than yourself, and the ground is green with grass and shrubs.
God spoke to them saying they could eat from any fruit of
the trees except for the tree of good and evil in the middle of the garden. God
warned them if they ate from the tree, they would die. This scenario is precisely
the one Eve faced on her creation day. I wonder what her thoughts were at this
As she walked through the shrubbery, she saw a slithering
serpent who spoke to her. (Genesis 3:1-6, NIV)
“Did God really say, ‘You must not eat from any tree in
Eve responded, “We may eat fruit from the trees in the
garden, but God did say, ‘You must not eat fruit from the tree that is in the
middle of the garden, and you must not touch it, or you will die.”
“You will not certainly die, for God knows that when
you eat from it your eyes will be opened, and you will be like God, knowing
good and evil,” the serpent retorted.
The fruit on the tree looked delicious, so she picked it
off the stem and took a nibble. Then she handed it to the Man who also took a
bite of the irresistible fruit. Their eyes opened wide when they realized they
were naked. Ashamed and embarrassed, Adam and Eve pulled fig leaves off of the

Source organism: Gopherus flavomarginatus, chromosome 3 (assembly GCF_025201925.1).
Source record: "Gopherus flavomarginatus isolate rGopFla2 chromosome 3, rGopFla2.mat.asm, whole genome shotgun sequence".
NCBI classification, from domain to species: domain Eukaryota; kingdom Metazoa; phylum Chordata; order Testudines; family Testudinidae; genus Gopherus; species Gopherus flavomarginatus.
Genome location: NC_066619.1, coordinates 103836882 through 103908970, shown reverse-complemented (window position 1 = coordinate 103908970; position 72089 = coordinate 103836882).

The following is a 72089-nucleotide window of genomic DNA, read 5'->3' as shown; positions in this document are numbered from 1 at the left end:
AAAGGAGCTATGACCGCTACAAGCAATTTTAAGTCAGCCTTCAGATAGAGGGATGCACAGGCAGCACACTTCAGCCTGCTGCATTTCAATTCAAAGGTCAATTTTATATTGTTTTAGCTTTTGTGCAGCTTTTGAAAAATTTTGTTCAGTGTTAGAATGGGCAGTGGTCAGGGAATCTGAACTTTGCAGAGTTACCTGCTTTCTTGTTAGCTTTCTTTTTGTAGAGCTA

trees, sewed them together, and covered the most intimate parts of their body.
Suddenly, they heard footsteps walking in the garden, so
they hid, in fear, among the trees. The Lord God approached them and asked why
they were hiding. Adam spoke first… “I was afraid because I was naked; so I
God said, “Who told you that you were naked? Have you
eaten from the tree that I commanded you not to eat from?” Adam and Eve
hung their heads down.
Adam answered, “The woman you put here with me—she gave
me some fruit from the tree, and I ate it.” Then Eve responded to God, “The
serpent deceived me, and I ate.” (Genesis 3:11-13 NIV)
God sternly faced Eve and said, “I will make your pains
in childbearing very severe; with painful labor you will give birth to
children. Your desire will be for your husband, and he will rule over you.”
(Genesis 3:16 NIV)
Then the Lord God said to Adam, “Because you listened
to your wife and ate fruit from the tree about which I commanded you, ‘You must
not eat from it,’ “Cursed is the ground because of you; through painful toil
you will eat food from it all the days of your life. It will produce thorns and
thistles for you, and you will eat the plants of the field. By the sweat of
your brow you will eat your food until you return to the ground, since from it
you were taken; for dust you are and to dust you will return.” (Genesis 3:17-19
The Lord made garments of skin for them to wear and moved
Adam to the east side of the Garden of Eden, where he would work the land for
food. Adam and Eve procreated, and a son, named Cain, was born. Later, another